The marketing software world is very competitive, and I spend a lot of time analysing the market and our competition. Here’s a trick I use that will cost you nothing other than the time spent on execution: Who doesn’t like a free ebook full of tips from a competitor? I know I do. But under no circumstances do I want my work or personal email to surface in their database of leads. My temp email comes in handy. This temporary email box exists for 24 hours unless you keep it open and revisit every few hours. It gives me an ability to download gated content spam-free and leave no traces behind, just like a spy.
Another tool I use is Serps.com to see what type of keywords the competition is ranking for as well as the content formats (whether it’s a blog post, infographic, checklist, etc.)
Neal Kreitman, ABN Partners
When you start collecting data, I strongly recommend using Indeed and other job boards. Many times the information companies put in their job ads to woo great employees can be invaluable. Initially, it tells you what areas of their company they are looking to grow or solidify.
Louis Gudema, revenue + associates
I do competitive analyses as a standard part of my marketing strategy work with clients. Some of that is obvious: the messaging on their website, their blogs and social media posts. They might be discussing new products and services and who they are working with. I can also find out the events that they are hosting and exhibiting at.
Then I dig deeper: using tools such as SEMrush and SpyFu I can get data on their online advertising and most important keywords. Using LinksSpy I can tell how many links they have and from where. And using Ghostery I can even tell some of the marketing software that they’re using; that gives me an idea of how sophisticated their marketing program is, too.
Jitesh Keswani, e-Intelligence
Here are some of the tools that I use the most for carrying out comprehensive competitive analysis: SEMRush – This is a MUST-HAVE tool for any online business. This tool helps you see the organic and paid search rankings for any site, for both desktop and mobile, across countries. Ahrefs – This tool is really powerful. You can track the performance of keywords that your competitors are targeting in search engines that get them the most traffic and sales.
Alexa – This tool provides you the ranking and popularity of your competitors’ websites. BuiltWith – This tool helps you know the backend of your competitors’ website, such as which platform are they built on, what plug in they use, etc. Buzzsumo – This tool helps you with social listening. Using it, you can find the latest content ideas used by competitors that your customers are the most preferring. FollowerWonk – This tool helps you keep track of the followers of your competitor brands on Twitter.
Kar Villard, Neuroplanner
I will do a trade check either online or offline to review their ongoing marketing campaigns, if they have frequent product promotions, their year long price strategy including seasonal prices, and their means of distribution so I would know where their strengths and weaknesses lie.
Next, I will conduct a thorough review of their marketing campaigns through an online search. For example, I will visit their video channels and see if there was a surge in numbers in their views which means they have done some paid video ads. I will also test this in their other social media or content channels like blogs.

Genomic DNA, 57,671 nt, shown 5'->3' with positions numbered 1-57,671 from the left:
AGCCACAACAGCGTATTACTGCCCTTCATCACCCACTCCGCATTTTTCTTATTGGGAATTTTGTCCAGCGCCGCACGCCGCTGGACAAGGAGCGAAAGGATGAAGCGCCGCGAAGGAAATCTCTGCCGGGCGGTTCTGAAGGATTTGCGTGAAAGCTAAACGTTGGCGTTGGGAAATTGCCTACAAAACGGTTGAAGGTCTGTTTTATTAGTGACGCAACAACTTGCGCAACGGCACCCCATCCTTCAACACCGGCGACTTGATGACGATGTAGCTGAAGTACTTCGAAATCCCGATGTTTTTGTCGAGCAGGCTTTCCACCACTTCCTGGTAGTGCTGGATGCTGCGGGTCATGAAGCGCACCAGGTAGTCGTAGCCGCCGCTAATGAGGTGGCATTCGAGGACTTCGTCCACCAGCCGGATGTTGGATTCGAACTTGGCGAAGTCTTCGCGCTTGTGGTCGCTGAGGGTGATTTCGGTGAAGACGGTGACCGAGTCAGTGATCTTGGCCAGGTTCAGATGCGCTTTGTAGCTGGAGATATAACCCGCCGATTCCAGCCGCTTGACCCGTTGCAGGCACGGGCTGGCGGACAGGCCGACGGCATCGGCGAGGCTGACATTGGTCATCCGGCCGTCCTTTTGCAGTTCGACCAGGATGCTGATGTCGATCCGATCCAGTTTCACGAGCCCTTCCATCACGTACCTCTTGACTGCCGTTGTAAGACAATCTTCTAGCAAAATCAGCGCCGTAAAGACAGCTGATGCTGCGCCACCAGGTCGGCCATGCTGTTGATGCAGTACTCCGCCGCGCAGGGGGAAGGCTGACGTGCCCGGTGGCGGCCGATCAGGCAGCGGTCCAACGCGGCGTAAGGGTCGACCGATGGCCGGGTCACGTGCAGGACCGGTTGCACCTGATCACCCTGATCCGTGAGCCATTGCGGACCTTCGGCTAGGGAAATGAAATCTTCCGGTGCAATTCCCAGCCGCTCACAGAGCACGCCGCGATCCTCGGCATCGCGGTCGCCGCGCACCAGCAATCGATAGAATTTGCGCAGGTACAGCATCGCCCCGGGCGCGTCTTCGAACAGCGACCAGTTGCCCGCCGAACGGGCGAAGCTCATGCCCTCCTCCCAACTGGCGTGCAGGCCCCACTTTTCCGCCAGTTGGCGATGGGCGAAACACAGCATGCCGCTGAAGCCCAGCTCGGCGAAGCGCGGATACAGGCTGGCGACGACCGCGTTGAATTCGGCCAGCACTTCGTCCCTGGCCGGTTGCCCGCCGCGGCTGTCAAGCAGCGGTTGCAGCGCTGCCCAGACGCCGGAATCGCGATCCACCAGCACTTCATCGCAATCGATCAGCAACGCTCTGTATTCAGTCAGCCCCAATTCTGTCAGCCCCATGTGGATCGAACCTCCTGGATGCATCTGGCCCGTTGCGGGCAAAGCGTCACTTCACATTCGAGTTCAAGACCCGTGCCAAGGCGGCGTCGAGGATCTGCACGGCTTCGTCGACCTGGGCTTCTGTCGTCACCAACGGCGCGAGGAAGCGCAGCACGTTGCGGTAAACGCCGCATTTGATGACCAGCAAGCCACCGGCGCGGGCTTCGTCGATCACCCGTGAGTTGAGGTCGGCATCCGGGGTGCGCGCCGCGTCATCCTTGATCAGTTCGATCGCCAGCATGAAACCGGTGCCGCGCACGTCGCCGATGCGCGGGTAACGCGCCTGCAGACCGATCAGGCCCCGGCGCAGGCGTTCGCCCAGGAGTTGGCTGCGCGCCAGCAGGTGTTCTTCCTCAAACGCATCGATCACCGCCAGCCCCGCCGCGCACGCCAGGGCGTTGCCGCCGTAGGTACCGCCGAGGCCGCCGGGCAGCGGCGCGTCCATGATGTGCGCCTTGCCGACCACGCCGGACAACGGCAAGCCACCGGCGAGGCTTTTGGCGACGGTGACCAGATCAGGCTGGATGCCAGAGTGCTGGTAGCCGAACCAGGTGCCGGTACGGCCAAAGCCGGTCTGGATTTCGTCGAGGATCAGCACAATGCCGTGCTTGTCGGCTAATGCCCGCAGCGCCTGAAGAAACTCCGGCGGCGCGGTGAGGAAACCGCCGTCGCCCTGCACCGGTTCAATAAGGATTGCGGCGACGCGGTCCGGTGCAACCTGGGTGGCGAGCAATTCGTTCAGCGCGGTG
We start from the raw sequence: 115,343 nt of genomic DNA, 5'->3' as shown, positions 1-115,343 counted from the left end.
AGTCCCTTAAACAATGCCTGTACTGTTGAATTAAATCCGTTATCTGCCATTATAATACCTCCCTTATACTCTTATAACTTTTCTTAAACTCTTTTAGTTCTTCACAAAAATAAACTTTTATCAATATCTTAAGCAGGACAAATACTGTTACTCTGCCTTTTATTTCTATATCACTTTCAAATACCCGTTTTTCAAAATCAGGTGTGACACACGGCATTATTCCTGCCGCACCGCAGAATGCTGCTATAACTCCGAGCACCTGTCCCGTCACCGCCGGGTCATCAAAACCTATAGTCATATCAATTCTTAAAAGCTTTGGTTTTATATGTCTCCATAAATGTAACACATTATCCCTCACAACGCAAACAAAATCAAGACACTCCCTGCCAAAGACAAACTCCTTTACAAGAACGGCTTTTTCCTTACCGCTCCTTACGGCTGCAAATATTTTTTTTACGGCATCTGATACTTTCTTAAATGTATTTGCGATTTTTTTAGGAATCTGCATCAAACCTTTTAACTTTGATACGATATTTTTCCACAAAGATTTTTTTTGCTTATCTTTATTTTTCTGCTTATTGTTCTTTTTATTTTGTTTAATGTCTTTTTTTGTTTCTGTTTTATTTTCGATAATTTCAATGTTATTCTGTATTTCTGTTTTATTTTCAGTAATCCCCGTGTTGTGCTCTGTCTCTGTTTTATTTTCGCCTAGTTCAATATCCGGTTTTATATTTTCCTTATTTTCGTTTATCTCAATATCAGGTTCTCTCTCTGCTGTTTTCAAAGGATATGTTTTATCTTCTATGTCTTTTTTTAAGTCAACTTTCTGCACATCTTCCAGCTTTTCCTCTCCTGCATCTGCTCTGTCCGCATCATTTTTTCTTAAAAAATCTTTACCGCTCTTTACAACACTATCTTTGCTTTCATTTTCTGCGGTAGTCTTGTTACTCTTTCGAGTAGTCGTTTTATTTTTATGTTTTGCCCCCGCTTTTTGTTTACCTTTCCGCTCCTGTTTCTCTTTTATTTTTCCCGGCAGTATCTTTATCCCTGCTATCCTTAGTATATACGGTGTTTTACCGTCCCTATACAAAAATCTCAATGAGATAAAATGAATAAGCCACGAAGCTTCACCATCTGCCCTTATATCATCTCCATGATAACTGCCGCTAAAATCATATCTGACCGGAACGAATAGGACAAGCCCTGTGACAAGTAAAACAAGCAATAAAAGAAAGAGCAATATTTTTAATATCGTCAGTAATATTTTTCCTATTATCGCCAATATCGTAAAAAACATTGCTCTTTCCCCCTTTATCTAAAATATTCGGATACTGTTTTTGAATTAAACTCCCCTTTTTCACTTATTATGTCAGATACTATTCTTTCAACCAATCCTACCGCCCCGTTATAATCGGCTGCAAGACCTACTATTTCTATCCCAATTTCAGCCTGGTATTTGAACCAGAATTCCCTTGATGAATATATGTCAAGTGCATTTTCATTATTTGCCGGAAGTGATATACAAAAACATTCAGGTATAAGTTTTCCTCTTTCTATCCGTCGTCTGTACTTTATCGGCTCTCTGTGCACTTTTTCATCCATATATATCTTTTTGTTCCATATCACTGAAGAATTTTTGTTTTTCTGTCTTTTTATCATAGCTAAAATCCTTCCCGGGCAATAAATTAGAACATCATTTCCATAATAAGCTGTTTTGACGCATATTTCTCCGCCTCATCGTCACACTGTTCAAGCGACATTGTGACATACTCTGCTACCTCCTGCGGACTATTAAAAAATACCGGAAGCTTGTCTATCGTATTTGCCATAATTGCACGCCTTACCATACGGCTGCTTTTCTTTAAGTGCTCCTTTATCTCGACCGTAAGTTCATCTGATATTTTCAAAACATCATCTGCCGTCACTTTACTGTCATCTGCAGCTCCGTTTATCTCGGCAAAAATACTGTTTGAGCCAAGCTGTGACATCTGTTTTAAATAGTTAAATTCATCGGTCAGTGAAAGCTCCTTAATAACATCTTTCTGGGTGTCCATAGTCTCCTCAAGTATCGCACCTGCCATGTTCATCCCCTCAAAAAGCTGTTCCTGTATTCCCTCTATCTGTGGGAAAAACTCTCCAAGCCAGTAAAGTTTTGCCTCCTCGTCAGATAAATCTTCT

Some top websites will have their estimated page views shown in quantcast.com or if they have an app, I will go check at AppAnnie if they are trending in the app store. Knowing who wrote about them (PR), who has endorsed them (influencers), and who are distributing their products (affiliate marketing or e-commerce platforms) gives a good indication of their strategy on what industry, type of people, or other brands they have partnered with.
Stan Tan, Selby’s
We analyse our competitors’ digital marketing strategies by studying their ads on Adwords, seeing what headline they use, what keywords they are targeting and what their landing page looks like.
We also look at what keywords they are ranking for in Google and sort keywords based on their traffic numbers and keyword difficulty. From there, we can make a decision on the keywords we target based on our next SEO campaign. The tool we use for this is Ahrefs.
From time to time, we also will study our competitors’ websites; what it looks like, what their headline is, etc. The tool we use here is Crayon.co. This tool tracks the changes in how a website looks. You can also find pages based on their categories. For example: Home pages, pricing pages, testimonials pages, etc.
Jason Scott, Archway Cards
Having identified who your main competitors in search are, you can then start to understand how they’ve attained these rankings. Backlinks are one of the key drivers in SEO success, therefore if you can identify where these high-performers are getting their backlinks from, you can look to emulate their success.
Tools like Majestic, Open Site Explorer and Moz allow you to view and analyse the backlink profile of any given site. Simply enter your competitors’ URLs and start analysing. What type of sites are they getting their backlinks from? How many backlinks have they got? What is the authority of their backlink profile?
By analysing and emulating a competitor's’ SEO strategy, you too could find yourself at the top of the rankings for your targeted keywords.
I personally love tools like Ahrefs that allow me to see what backlinks a digital competitor has, as well as what content they have that we might want to add. Seeing a competitor’s backlinks allows us to see what real-world opportunities they’re taking. Are they sponsoring lots of local events? Are they in the news a lot? Backlink data lets us see new areas we could be exploring.
Seeing a competitor’s content allows us to see what new questions we can answer for our audience that we may not have thought of yet. However, it is a mistake to blindly implement a competitor’s strategy (dangerous because you could be implementing bad strategies too), or to only implement a competitor’s strategy (if you never implement any of your own strategies, all you can hope to be is the second-best version of your competitor).